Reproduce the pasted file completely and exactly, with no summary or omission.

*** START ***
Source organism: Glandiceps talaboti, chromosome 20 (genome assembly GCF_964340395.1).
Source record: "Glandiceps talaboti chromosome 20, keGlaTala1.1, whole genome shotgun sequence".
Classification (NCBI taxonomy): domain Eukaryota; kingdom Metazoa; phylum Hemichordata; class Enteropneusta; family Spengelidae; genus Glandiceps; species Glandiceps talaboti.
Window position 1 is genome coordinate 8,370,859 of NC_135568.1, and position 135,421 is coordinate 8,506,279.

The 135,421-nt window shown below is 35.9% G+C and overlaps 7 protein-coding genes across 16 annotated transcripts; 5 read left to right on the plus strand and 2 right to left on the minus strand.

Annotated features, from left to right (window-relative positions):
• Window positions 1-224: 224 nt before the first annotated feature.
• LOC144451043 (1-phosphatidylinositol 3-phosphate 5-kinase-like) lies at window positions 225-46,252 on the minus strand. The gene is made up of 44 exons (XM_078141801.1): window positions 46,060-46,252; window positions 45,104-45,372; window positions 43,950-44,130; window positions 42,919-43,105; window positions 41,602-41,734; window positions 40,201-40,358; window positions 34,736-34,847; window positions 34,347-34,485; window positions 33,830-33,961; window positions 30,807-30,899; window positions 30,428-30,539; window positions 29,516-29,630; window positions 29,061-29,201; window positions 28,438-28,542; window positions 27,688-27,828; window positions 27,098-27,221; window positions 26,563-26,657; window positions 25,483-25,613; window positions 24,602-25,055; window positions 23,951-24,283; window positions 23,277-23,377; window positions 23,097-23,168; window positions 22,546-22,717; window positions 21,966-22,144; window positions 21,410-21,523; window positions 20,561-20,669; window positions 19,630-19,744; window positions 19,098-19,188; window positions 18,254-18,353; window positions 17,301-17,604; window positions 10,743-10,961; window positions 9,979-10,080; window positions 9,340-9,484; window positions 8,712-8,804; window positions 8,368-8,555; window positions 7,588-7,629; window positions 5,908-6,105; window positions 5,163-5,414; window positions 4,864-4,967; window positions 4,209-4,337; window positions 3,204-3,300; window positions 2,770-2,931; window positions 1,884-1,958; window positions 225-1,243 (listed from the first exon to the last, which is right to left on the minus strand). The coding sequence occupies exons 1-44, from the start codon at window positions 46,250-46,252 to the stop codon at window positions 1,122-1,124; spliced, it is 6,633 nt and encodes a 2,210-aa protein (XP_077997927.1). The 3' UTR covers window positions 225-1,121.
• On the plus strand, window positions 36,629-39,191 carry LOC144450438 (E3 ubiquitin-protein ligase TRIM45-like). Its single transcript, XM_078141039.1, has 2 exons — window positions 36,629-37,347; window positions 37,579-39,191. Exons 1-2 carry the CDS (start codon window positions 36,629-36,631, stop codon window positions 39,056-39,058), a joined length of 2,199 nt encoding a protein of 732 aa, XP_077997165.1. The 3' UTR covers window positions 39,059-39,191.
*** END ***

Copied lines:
Source organism: Glandiceps talaboti, chromosome 20 (genome assembly GCF_964340395.1).
Source record: "Glandiceps talaboti chromosome 20, keGlaTala1.1, whole genome shotgun sequence".
Classification (NCBI taxonomy): domain Eukaryota; kingdom Metazoa; phylum Hemichordata; class Enteropneusta; family Spengelidae; genus Glandiceps; species Glandiceps talaboti.
Window position 1 is genome coordinate 8,370,859 of NC_135568.1, and position 135,421 is coordinate 8,506,279.

The 135,421-nt window shown below is 35.9% G+C and overlaps 7 protein-coding genes across 16 annotated transcripts; 5 read left to right on the plus strand and 2 right to left on the minus strand.

Annotated features, from left to right (window-relative positions):
• Window positions 1-224: 224 nt before the first annotated feature.
• LOC144451043 (1-phosphatidylinositol 3-phosphate 5-kinase-like) lies at window positions 225-46,252 on the minus strand. The gene is made up of 44 exons (XM_078141801.1): window positions 46,060-46,252; window positions 45,104-45,372; window positions 43,950-44,130; window positions 42,919-43,105; window positions 41,602-41,734; window positions 40,201-40,358; window positions 34,736-34,847; window positions 34,347-34,485; window positions 33,830-33,961; window positions 30,807-30,899; window positions 30,428-30,539; window positions 29,516-29,630; window positions 29,061-29,201; window positions 28,438-28,542; window positions 27,688-27,828; window positions 27,098-27,221; window positions 26,563-26,657; window positions 25,483-25,613; window positions 24,602-25,055; window positions 23,951-24,283; window positions 23,277-23,377; window positions 23,097-23,168; window positions 22,546-22,717; window positions 21,966-22,144; window positions 21,410-21,523; window positions 20,561-20,669; window positions 19,630-19,744; window positions 19,098-19,188; window positions 18,254-18,353; window positions 17,301-17,604; window positions 10,743-10,961; window positions 9,979-10,080; window positions 9,340-9,484; window positions 8,712-8,804; window positions 8,368-8,555; window positions 7,588-7,629; window positions 5,908-6,105; window positions 5,163-5,414; window positions 4,864-4,967; window positions 4,209-4,337; window positions 3,204-3,300; window positions 2,770-2,931; window positions 1,884-1,958; window positions 225-1,243 (listed from the first exon to the last, which is right to left on the minus strand). The coding sequence occupies exons 1-44, from the start codon at window positions 46,250-46,252 to the stop codon at window positions 1,122-1,124; spliced, it is 6,633 nt and encodes a 2,210-aa protein (XP_077997927.1). The 3' UTR covers window positions 225-1,121.
• On the plus strand, window positions 36,629-39,191 carry LOC144450438 (E3 ubiquitin-protein ligase TRIM45-like). Its single transcript, XM_078141039.1, has 2 exons — window positions 36,629-37,347; window positions 37,579-39,191. Exons 1-2 carry the CDS (start codon window positions 36,629-36,631, stop codon window positions 39,056-39,058), a joined length of 2,199 nt encoding a protein of 732 aa, XP_077997165.1. The 3' UTR covers window positions 39,059-39,191.